When a dreadfully ill-looking Martin McGuinness appeared on television to announce his resignation as Deputy First Minister he perfectly personified the alarming state of Sinn Fein strategy. Whatever about the nature of his illness there is nothing secret about the utter failure of the latter The repeated response of Sinn Fein to republican critics that these detractors had no strategy to bring about their goals has itself been exposed, as their own policy has become a self-declared failure.
The resignation letter of McGuinness put a poor gloss on a hasty decision that was forced on the party and which it dearly sought to avoid. Recent actions betrayed a desperation to save its position in the Stormont regime and thereby the regime itself. It opposed a public inquiry into a scandalous Renewable Heat Incentive (RHI) Scheme, designed to protect the climate by giving participants £160 for every £100 they spent on burning wooden pellets. Unlike the British scheme no limit was set on how much was to be spent on the incentive to burn as much as one could. It was indefensible and in any other liberal democracy, such as Northern Ireland pretends to be, it would have led to a resignation.
Sinn Fein opposed a vote of no confidence in the First Minister Arlene Foster, responsible for the scheme, explicitly stating it was because it wished to save the Stormont institutions. It also opposed a public inquiry into the scheme because it knew that the Democratic Unionist Party would not wear it. It hoped instead that a call for Foster to merely step aside for a few weeks, while some fig-leaf of an investigation did the needful in calming the political waters, would be agreeable. However, the DUP advanced the age-old ‘not an inch’ approach of unionism to reject its request for the pathetic.
To rub salt into the wounds, just before Christmas the DUP Culture Minister withdrew the small bursary scheme, costing only £50,000, for children to attend the Gaeltacht to learn Irish. The widespread suspicion that millions were being given to well-connected DUP supporters through the RHI scheme sat beside the vindictive insult to Irish language enthusiasts who are overwhelmingly Catholic.
McGuinness has accused the DUP of arrogance, to which it might be tempting to say that it takes one to know one, where the DUP not in a league of their own. Nevertheless, they made for a workable double act for 10 years and the DUP has not recently changed its spots.
The personal arrogance or otherwise of Arlene Foster (she hardly hides it) confuted the media-attempted creation of yet another new ‘moderate’ Unionist leader and is hardly the point. Expecting a Unionist leader to show humility ignores the laager supremacist ideology with which unionism is inseparably entwined, summed up in its primitive slogans of ‘not an inch’, ‘this we will maintain’, ‘we can do no other’, ‘no surrender’ and ‘we are the people’, all testament to an utterly reactionary movement.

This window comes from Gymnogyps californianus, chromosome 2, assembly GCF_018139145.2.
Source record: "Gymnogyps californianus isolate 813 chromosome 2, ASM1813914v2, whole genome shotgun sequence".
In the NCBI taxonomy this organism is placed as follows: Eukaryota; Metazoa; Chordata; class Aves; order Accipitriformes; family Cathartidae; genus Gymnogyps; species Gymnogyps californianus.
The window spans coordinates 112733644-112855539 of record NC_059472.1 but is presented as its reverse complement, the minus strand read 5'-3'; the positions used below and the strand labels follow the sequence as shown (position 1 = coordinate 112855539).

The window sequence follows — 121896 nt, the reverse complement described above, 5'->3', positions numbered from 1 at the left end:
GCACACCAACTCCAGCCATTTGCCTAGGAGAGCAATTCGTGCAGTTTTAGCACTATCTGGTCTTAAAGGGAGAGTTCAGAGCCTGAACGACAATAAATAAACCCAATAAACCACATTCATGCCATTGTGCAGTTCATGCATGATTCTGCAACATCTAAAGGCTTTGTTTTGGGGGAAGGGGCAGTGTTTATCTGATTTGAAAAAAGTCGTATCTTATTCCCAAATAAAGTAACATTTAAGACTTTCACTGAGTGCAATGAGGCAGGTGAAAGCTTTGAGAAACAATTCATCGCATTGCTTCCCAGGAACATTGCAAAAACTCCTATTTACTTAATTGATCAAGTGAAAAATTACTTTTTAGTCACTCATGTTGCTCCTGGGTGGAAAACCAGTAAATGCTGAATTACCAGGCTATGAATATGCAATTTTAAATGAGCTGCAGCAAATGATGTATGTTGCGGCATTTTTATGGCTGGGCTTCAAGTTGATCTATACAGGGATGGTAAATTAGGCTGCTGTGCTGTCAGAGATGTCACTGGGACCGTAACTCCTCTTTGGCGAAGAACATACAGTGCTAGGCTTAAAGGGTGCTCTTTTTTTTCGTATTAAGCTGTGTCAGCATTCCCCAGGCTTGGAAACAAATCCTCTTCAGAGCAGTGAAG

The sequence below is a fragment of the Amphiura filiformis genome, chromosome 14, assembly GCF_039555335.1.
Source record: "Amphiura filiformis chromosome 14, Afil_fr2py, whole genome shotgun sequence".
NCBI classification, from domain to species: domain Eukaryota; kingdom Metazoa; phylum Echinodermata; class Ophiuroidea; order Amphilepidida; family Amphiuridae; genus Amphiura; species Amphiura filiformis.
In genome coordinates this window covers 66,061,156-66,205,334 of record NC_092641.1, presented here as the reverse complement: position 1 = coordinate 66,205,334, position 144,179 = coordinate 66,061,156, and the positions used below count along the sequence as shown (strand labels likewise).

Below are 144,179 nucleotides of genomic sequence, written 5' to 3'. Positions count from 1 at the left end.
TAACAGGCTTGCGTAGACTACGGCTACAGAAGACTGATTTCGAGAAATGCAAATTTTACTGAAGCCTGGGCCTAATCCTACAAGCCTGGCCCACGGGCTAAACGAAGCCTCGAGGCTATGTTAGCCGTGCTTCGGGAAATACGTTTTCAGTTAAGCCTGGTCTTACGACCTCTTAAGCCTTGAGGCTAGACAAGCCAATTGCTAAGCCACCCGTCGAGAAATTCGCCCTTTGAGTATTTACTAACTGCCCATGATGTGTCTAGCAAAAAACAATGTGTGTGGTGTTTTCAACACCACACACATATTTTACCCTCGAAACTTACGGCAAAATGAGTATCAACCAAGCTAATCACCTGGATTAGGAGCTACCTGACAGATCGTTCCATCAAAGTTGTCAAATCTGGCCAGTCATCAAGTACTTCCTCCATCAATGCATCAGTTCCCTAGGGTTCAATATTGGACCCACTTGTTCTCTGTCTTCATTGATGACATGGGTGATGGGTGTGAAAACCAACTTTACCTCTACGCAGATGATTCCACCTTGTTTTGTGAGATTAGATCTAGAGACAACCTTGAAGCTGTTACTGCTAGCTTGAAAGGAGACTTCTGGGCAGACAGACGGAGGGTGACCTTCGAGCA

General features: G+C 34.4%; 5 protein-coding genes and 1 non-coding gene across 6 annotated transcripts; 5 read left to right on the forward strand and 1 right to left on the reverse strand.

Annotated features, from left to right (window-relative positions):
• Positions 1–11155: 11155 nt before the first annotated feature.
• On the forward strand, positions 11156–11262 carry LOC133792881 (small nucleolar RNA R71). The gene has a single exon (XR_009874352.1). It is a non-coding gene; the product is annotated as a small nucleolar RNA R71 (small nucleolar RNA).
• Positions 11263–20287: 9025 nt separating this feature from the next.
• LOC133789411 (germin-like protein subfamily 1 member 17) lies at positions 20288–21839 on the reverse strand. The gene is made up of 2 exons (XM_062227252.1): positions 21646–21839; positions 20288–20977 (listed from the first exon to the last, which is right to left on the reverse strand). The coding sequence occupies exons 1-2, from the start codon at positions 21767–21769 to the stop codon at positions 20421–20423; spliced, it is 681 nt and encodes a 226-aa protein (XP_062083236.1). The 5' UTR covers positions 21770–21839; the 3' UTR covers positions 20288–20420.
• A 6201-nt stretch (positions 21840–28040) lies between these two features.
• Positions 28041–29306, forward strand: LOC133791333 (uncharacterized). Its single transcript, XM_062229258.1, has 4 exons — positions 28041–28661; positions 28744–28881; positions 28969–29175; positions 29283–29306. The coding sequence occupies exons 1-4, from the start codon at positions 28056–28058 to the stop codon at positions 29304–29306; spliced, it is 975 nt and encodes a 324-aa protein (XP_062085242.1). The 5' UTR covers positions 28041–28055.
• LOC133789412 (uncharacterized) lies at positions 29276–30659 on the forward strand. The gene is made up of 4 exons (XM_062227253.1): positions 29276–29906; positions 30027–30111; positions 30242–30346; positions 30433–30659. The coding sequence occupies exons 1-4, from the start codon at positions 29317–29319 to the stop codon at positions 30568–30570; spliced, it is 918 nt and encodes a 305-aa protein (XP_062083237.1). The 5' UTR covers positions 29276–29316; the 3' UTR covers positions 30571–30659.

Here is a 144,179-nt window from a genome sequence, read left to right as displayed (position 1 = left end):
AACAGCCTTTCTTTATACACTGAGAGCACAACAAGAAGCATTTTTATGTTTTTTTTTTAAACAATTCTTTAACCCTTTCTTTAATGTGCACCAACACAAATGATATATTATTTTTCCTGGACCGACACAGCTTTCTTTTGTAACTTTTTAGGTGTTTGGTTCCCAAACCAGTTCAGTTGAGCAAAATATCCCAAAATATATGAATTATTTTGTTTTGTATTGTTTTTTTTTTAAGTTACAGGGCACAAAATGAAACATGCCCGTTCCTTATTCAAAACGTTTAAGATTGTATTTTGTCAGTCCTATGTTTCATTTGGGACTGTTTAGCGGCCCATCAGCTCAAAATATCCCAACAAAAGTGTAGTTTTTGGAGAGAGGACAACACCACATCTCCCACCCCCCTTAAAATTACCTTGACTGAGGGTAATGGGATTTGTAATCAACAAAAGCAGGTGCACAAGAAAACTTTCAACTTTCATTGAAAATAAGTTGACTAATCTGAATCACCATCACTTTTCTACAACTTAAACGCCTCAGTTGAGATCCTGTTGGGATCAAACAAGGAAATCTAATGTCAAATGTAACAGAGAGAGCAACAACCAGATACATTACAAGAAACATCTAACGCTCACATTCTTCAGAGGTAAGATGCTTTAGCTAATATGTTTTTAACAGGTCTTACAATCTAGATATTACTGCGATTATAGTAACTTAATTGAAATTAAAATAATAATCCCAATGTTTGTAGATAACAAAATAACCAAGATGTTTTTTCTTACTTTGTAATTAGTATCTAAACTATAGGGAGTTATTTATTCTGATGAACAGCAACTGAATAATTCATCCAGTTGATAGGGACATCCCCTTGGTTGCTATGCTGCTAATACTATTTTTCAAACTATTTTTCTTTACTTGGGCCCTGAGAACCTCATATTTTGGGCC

Sinn Fein sat for ten years promising and not delivering, promising equality while delivering sectarian division; promising to oppose austerity while imposing it; promising opposition to welfare reform while handing powers to Westminster to ensure it was implemented, and within the last year promising a ‘Fresh Start’ and a ‘united Executive’, which produced the old, stale smell of bigotry and bitter animosity.
It failed and its complaint about the failure of the Good Friday Agreement is its own failure – the DUP are not complaining about any such failure. So sewn up has Sinn Fein been that when McGuinness resigned over the RHI scheme the DUP straight away cynically announced its support for a judicial inquiry, leaving Sinn Fein as the only party not to support one.
It promises no return to the status quo following the resignation. But how is it going to convince anyone that it can go back into office with the DUP and deliver anything different from the last decade of failure?
We should be clear. It was not RHI that forced Sinn Fein out. As we have seen it was prepared to give the DUP a way out. It has known about this scandal for a year and did nothing. It put up with unionist arrogance and sectarianism for 10 years on the basis that it too had its own sectarian spoils to dispense. It hasn’t all of a sudden become remorseful at broken promises: once it abandoned armed struggle against the British state the Provisionals had no principles left.
McGuinness resigned because Sinn Fein’s humiliation was so comprehensive its base were leaving it – through increased Catholic abstention and grumblings even from the membership. The election of two People before Profit candidates in West Belfast and Derry was a warning that it could face an alternative. DUP arrogance was a factor to the extent that it knew its predicament wasn’t going to change – Foster and the DUP were openly flouting the rules that both parties were deemed to be equal and could only act together.
Some will see these events as proof that the Northern State is irreformable. McGuinness’s statement was careful to include the British in the cast of those to blame. A local Stormont regime steeped in sectarianism has never been unpalatable for the British and Sinn Fein is not now presenting them as the necessary factor in making unionism more amenable to equality of sectarian division. The final proof of the irreformability of the Northern State, in the sense of its inherent sectarian nature, is that it is more than likely that any election will return the same two forces as the largest parties.
The Stormont regime provides evidence of the instability of a sectarian carve-up. While almost all commentators and political parties have lamented the loss of credibility of the political settlement through the RHI scandal, this is its only progressive outcome. Stormont is destroying itself. What matters for socialists is that some steps are taken by workers to build an alternative.